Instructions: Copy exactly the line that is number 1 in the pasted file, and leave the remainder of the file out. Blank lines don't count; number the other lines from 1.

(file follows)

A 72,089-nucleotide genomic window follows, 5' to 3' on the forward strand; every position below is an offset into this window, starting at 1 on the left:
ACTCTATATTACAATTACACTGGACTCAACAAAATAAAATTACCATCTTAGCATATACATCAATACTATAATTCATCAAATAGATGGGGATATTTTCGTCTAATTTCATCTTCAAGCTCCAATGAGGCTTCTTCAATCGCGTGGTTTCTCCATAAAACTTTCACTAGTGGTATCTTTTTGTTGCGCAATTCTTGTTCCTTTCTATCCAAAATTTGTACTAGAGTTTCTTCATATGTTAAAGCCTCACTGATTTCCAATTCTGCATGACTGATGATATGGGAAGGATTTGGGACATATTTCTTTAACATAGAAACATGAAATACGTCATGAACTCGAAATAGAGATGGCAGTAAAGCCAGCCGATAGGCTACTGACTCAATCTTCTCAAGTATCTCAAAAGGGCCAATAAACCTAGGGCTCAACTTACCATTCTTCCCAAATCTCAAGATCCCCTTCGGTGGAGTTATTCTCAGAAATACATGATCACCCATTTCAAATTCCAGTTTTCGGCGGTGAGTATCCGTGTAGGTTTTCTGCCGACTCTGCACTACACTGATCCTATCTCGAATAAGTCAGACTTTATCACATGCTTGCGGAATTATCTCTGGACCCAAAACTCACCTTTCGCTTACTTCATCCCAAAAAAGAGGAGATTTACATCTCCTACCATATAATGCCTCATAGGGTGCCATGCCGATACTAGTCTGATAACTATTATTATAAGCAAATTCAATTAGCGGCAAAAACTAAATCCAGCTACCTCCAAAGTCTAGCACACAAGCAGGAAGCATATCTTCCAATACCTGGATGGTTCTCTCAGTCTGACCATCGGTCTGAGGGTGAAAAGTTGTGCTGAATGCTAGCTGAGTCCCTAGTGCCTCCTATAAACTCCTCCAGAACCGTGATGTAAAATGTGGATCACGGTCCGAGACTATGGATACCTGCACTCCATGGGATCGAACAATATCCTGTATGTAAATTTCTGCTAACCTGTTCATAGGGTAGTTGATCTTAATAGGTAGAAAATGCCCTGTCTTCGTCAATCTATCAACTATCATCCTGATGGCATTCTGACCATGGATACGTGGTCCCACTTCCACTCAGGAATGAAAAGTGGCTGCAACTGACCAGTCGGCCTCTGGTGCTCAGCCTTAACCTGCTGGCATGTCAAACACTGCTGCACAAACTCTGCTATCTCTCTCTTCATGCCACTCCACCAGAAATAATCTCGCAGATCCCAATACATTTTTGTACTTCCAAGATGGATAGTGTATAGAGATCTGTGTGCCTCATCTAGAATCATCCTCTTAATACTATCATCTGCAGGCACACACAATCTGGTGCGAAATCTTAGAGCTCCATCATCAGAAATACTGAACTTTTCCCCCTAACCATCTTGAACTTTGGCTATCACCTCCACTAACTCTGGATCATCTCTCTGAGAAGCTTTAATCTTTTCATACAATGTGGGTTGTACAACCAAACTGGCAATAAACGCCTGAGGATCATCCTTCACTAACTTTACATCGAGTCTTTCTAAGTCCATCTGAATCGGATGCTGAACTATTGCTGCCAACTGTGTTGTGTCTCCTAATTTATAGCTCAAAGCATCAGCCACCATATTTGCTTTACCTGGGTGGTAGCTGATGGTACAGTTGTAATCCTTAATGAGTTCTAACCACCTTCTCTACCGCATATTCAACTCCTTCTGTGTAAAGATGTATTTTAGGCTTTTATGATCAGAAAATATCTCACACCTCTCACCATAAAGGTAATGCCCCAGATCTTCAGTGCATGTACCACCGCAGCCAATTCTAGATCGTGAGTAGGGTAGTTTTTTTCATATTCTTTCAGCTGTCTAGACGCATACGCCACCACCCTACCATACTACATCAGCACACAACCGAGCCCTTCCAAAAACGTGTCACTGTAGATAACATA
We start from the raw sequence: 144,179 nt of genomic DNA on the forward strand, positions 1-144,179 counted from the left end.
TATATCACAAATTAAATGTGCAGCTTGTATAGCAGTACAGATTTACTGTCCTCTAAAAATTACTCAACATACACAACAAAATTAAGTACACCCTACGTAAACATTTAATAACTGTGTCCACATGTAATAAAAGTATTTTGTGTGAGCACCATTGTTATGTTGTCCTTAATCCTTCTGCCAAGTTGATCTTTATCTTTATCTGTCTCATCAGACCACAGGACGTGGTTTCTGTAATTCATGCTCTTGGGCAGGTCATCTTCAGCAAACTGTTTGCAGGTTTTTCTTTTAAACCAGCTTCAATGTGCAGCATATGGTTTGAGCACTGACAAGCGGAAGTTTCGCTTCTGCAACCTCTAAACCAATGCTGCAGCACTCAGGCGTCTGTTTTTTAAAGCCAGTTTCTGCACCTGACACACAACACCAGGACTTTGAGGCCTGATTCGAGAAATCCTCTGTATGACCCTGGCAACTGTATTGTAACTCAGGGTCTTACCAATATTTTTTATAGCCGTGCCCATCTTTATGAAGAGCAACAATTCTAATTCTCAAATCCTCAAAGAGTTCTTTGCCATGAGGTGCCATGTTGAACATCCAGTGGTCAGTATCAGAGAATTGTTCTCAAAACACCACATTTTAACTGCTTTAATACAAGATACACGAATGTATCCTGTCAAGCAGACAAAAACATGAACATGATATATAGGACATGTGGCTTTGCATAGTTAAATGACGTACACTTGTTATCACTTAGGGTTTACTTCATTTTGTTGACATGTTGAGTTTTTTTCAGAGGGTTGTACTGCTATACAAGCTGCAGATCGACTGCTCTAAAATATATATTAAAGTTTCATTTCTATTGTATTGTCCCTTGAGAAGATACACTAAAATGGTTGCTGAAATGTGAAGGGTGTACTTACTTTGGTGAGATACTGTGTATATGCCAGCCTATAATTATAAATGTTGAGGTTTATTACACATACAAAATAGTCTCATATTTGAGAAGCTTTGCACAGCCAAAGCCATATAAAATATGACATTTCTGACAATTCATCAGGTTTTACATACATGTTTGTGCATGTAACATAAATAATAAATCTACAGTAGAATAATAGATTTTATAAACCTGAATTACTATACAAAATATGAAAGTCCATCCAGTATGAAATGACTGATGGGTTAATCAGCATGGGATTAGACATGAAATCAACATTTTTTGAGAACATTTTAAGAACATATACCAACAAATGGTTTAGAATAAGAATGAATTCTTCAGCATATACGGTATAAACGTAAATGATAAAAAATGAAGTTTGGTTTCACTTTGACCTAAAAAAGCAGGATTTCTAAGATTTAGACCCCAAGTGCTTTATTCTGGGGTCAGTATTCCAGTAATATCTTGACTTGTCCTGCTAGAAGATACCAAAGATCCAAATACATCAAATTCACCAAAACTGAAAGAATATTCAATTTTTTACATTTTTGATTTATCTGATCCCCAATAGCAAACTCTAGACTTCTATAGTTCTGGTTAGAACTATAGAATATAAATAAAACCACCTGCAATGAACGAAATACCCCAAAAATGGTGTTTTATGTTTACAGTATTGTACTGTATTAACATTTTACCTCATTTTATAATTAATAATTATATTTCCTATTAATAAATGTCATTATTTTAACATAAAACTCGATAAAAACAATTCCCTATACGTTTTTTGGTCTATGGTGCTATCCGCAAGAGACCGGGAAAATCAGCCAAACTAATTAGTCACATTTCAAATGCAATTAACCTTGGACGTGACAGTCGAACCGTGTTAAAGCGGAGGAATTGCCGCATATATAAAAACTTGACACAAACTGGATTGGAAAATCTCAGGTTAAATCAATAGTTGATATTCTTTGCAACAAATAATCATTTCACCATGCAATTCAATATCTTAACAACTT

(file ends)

A 72,089-nucleotide genomic window follows, 5' to 3' on the forward strand; every position below is an offset into this window, starting at 1 on the left: